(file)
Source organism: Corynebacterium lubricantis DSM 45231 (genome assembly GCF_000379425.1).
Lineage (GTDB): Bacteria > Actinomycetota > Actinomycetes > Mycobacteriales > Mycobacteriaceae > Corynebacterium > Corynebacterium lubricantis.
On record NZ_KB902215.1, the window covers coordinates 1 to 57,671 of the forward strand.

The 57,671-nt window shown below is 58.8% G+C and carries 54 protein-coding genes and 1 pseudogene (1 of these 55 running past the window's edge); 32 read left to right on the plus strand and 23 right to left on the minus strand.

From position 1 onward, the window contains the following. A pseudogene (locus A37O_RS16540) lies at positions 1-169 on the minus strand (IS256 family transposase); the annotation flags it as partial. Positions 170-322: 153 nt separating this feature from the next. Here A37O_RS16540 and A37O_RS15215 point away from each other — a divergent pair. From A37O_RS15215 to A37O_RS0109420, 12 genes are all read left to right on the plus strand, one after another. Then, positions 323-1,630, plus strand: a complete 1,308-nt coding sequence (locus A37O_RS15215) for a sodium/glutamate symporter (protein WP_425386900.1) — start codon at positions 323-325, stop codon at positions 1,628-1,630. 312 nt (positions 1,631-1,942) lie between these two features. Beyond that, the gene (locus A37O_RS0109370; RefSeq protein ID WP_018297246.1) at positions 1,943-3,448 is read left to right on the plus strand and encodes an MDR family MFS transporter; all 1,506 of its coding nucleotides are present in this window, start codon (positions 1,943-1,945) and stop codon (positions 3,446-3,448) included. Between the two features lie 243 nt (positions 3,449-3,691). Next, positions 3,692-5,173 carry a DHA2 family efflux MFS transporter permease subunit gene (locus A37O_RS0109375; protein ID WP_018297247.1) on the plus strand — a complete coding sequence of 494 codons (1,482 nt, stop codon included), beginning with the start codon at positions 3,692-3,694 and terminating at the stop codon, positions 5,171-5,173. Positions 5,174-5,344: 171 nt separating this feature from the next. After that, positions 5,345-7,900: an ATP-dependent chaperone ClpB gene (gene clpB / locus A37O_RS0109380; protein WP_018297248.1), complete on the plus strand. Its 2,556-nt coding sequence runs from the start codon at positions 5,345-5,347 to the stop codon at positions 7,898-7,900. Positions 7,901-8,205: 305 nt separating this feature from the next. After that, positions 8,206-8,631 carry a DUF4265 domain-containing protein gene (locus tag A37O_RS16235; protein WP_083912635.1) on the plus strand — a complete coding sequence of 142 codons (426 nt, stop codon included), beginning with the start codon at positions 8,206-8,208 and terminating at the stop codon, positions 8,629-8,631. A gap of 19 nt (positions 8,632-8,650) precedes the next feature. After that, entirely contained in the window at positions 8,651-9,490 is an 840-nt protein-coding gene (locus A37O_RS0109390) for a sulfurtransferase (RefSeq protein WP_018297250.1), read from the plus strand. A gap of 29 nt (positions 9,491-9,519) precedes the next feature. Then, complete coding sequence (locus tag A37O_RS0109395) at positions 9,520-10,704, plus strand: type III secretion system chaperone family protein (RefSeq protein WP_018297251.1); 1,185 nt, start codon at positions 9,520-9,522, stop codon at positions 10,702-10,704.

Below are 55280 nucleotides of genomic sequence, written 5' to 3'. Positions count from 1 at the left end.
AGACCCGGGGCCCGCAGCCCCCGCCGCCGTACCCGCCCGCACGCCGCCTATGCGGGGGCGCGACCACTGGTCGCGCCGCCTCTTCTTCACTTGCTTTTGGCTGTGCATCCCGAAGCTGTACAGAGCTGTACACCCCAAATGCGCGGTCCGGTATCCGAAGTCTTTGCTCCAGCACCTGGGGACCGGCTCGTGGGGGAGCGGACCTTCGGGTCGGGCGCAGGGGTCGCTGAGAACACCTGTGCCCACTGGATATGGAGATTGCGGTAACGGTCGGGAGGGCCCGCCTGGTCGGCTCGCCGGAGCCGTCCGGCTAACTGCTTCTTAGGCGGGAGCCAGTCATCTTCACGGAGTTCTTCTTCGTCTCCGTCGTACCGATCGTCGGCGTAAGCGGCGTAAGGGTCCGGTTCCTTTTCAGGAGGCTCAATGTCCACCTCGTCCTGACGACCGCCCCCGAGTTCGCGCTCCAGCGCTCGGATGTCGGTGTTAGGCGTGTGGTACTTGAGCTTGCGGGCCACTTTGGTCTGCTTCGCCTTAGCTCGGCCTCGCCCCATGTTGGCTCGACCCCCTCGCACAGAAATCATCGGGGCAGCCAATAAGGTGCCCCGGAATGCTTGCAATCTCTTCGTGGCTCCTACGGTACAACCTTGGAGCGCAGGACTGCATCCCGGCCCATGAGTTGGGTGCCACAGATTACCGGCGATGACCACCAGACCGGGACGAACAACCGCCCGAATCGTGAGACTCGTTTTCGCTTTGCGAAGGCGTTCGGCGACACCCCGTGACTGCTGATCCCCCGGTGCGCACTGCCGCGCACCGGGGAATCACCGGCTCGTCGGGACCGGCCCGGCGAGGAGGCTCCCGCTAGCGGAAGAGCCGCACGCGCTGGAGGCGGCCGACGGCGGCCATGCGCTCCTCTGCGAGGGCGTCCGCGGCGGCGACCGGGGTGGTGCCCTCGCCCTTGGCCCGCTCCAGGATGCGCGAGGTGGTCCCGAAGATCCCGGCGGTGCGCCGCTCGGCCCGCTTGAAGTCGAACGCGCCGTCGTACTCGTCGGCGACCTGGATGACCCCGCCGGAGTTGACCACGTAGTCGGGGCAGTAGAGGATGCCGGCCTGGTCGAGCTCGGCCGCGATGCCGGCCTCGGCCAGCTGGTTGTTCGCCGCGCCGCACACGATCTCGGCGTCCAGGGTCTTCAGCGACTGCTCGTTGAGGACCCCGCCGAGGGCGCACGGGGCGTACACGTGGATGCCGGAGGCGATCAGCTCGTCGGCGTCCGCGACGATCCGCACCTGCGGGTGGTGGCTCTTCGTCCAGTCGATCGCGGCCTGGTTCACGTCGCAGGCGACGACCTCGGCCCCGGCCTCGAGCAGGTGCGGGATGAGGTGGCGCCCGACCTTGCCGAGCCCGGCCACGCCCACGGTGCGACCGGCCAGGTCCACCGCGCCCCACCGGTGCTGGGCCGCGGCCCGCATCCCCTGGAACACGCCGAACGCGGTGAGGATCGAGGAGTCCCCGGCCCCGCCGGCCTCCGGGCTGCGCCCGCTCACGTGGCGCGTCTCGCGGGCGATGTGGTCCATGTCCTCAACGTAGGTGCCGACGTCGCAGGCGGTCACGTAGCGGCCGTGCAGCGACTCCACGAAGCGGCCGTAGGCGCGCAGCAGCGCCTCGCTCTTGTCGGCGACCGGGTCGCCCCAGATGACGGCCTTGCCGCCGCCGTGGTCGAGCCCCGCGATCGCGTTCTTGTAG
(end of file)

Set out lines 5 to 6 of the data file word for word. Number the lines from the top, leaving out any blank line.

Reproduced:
From position 1 onward, the window contains the following. A pseudogene (locus A37O_RS16540) lies at positions 1-169 on the minus strand (IS256 family transposase); the annotation flags it as partial. Positions 170-322: 153 nt separating this feature from the next. Here A37O_RS16540 and A37O_RS15215 point away from each other — a divergent pair. From A37O_RS15215 to A37O_RS0109420, 12 genes are all read left to right on the plus strand, one after another. Then, positions 323-1,630, plus strand: a complete 1,308-nt coding sequence (locus A37O_RS15215) for a sodium/glutamate symporter (protein WP_425386900.1) — start codon at positions 323-325, stop codon at positions 1,628-1,630. 312 nt (positions 1,631-1,942) lie between these two features. Beyond that, the gene (locus A37O_RS0109370; RefSeq protein ID WP_018297246.1) at positions 1,943-3,448 is read left to right on the plus strand and encodes an MDR family MFS transporter; all 1,506 of its coding nucleotides are present in this window, start codon (positions 1,943-1,945) and stop codon (positions 3,446-3,448) included. Between the two features lie 243 nt (positions 3,449-3,691). Next, positions 3,692-5,173 carry a DHA2 family efflux MFS transporter permease subunit gene (locus A37O_RS0109375; protein ID WP_018297247.1) on the plus strand — a complete coding sequence of 494 codons (1,482 nt, stop codon included), beginning with the start codon at positions 3,692-3,694 and terminating at the stop codon, positions 5,171-5,173. Positions 5,174-5,344: 171 nt separating this feature from the next. After that, positions 5,345-7,900: an ATP-dependent chaperone ClpB gene (gene clpB / locus A37O_RS0109380; protein WP_018297248.1), complete on the plus strand. Its 2,556-nt coding sequence runs from the start codon at positions 5,345-5,347 to the stop codon at positions 7,898-7,900. Positions 7,901-8,205: 305 nt separating this feature from the next. After that, positions 8,206-8,631 carry a DUF4265 domain-containing protein gene (locus tag A37O_RS16235; protein WP_083912635.1) on the plus strand — a complete coding sequence of 142 codons (426 nt, stop codon included), beginning with the start codon at positions 8,206-8,208 and terminating at the stop codon, positions 8,629-8,631. A gap of 19 nt (positions 8,632-8,650) precedes the next feature. After that, entirely contained in the window at positions 8,651-9,490 is an 840-nt protein-coding gene (locus A37O_RS0109390) for a sulfurtransferase (RefSeq protein WP_018297250.1), read from the plus strand. A gap of 29 nt (positions 9,491-9,519) precedes the next feature. Then, complete coding sequence (locus tag A37O_RS0109395) at positions 9,520-10,704, plus strand: type III secretion system chaperone family protein (RefSeq protein WP_018297251.1); 1,185 nt, start codon at positions 9,520-9,522, stop codon at positions 10,702-10,704.

Below are 55280 nucleotides of genomic sequence, written 5' to 3'. Positions count from 1 at the left end.